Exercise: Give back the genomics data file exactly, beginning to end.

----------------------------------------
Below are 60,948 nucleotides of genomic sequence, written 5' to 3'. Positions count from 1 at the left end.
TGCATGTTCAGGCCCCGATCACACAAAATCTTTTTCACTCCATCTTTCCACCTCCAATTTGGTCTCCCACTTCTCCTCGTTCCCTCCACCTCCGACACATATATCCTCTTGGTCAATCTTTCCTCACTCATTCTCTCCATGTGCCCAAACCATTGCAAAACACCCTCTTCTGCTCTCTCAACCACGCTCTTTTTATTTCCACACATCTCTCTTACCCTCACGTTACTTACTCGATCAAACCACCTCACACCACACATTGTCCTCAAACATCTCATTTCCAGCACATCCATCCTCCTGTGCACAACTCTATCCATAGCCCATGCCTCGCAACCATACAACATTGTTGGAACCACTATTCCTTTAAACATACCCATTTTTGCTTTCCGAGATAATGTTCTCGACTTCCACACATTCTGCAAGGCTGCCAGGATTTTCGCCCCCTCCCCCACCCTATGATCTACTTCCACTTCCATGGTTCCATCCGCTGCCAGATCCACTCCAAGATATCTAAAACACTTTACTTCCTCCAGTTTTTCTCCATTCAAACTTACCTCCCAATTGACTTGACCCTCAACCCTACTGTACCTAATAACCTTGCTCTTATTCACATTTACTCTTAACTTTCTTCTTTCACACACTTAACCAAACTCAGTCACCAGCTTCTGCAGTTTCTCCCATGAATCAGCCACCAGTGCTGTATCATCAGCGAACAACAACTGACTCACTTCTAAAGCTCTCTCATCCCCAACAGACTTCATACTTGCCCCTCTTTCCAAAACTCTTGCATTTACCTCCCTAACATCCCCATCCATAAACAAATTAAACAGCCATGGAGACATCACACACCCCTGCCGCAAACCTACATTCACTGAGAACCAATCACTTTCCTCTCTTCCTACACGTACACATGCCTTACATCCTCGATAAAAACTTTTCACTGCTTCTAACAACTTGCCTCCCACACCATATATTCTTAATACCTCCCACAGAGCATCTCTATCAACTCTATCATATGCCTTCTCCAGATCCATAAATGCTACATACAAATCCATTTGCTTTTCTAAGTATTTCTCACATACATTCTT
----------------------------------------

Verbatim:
Below are 60,948 nucleotides of genomic sequence, written 5' to 3'. Positions count from 1 at the left end.
TGCATGTTCAGGCCCCGATCACACAAAATCTTTTTCACTCCATCTTTCCACCTCCAATTTGGTCTCCCACTTCTCCTCGTTCCCTCCACCTCCGACACATATATCCTCTTGGTCAATCTTTCCTCACTCATTCTCTCCATGTGCCCAAACCATTGCAAAACACCCTCTTCTGCTCTCTCAACCACGCTCTTTTTATTTCCACACATCTCTCTTACCCTCACGTTACTTACTCGATCAAACCACCTCACACCACACATTGTCCTCAAACATCTCATTTCCAGCACATCCATCCTCCTGTGCACAACTCTATCCATAGCCCATGCCTCGCAACCATACAACATTGTTGGAACCACTATTCCTTTAAACATACCCATTTTTGCTTTCCGAGATAATGTTCTCGACTTCCACACATTCTGCAAGGCTGCCAGGATTTTCGCCCCCTCCCCCACCCTATGATCTACTTCCACTTCCATGGTTCCATCCGCTGCCAGATCCACTCCAAGATATCTAAAACACTTTACTTCCTCCAGTTTTTCTCCATTCAAACTTACCTCCCAATTGACTTGACCCTCAACCCTACTGTACCTAATAACCTTGCTCTTATTCACATTTACTCTTAACTTTCTTCTTTCACACACTTAACCAAACTCAGTCACCAGCTTCTGCAGTTTCTCCCATGAATCAGCCACCAGTGCTGTATCATCAGCGAACAACAACTGACTCACTTCTAAAGCTCTCTCATCCCCAACAGACTTCATACTTGCCCCTCTTTCCAAAACTCTTGCATTTACCTCCCTAACATCCCCATCCATAAACAAATTAAACAGCCATGGAGACATCACACACCCCTGCCGCAAACCTACATTCACTGAGAACCAATCACTTTCCTCTCTTCCTACACGTACACATGCCTTACATCCTCGATAAAAACTTTTCACTGCTTCTAACAACTTGCCTCCCACACCATATATTCTTAATACCTCCCACAGAGCATCTCTATCAACTCTATCATATGCCTTCTCCAGATCCATAAATGCTACATACAAATCCATTTGCTTTTCTAAGTATTTCTCACATACATTCTT